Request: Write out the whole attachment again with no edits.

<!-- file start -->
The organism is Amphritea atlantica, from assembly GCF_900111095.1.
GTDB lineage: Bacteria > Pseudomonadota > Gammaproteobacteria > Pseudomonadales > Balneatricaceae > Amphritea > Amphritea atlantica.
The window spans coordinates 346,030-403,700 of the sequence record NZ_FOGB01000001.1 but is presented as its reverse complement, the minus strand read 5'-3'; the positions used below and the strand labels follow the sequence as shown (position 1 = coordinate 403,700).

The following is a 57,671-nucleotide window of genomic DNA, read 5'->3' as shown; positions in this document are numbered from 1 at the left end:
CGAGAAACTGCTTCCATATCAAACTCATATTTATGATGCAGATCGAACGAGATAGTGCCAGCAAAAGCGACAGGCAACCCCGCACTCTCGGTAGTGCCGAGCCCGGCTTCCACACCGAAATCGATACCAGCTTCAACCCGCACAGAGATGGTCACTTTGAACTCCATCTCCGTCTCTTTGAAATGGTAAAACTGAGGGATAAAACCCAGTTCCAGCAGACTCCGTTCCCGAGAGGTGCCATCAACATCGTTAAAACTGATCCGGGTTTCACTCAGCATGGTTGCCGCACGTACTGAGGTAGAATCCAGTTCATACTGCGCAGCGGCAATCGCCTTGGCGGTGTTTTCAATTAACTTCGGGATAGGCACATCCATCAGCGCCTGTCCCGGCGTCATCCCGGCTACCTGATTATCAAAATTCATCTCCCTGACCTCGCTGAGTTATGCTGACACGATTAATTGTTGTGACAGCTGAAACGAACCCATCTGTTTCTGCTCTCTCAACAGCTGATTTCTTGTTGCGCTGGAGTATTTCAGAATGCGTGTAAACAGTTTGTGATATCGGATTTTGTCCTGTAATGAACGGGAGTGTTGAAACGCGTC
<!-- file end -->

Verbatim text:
The organism is Amphritea atlantica, from assembly GCF_900111095.1.
GTDB lineage: Bacteria > Pseudomonadota > Gammaproteobacteria > Pseudomonadales > Balneatricaceae > Amphritea > Amphritea atlantica.
The window spans coordinates 346,030-403,700 of the sequence record NZ_FOGB01000001.1 but is presented as its reverse complement, the minus strand read 5'-3'; the positions used below and the strand labels follow the sequence as shown (position 1 = coordinate 403,700).

The following is a 57,671-nucleotide window of genomic DNA, read 5'->3' as shown; positions in this document are numbered from 1 at the left end:
CGAGAAACTGCTTCCATATCAAACTCATATTTATGATGCAGATCGAACGAGATAGTGCCAGCAAAAGCGACAGGCAACCCCGCACTCTCGGTAGTGCCGAGCCCGGCTTCCACACCGAAATCGATACCAGCTTCAACCCGCACAGAGATGGTCACTTTGAACTCCATCTCCGTCTCTTTGAAATGGTAAAACTGAGGGATAAAACCCAGTTCCAGCAGACTCCGTTCCCGAGAGGTGCCATCAACATCGTTAAAACTGATCCGGGTTTCACTCAGCATGGTTGCCGCACGTACTGAGGTAGAATCCAGTTCATACTGCGCAGCGGCAATCGCCTTGGCGGTGTTTTCAATTAACTTCGGGATAGGCACATCCATCAGCGCCTGTCCCGGCGTCATCCCGGCTACCTGATTATCAAAATTCATCTCCCTGACCTCGCTGAGTTATGCTGACACGATTAATTGTTGTGACAGCTGAAACGAACCCATCTGTTTCTGCTCTCTCAACAGCTGATTTCTTGTTGCGCTGGAGTATTTCAGAATGCGTGTAAACAGTTTGTGATATCGGATTTTGTCCTGTAATGAACGGGAGTGTTGAAACGCGTC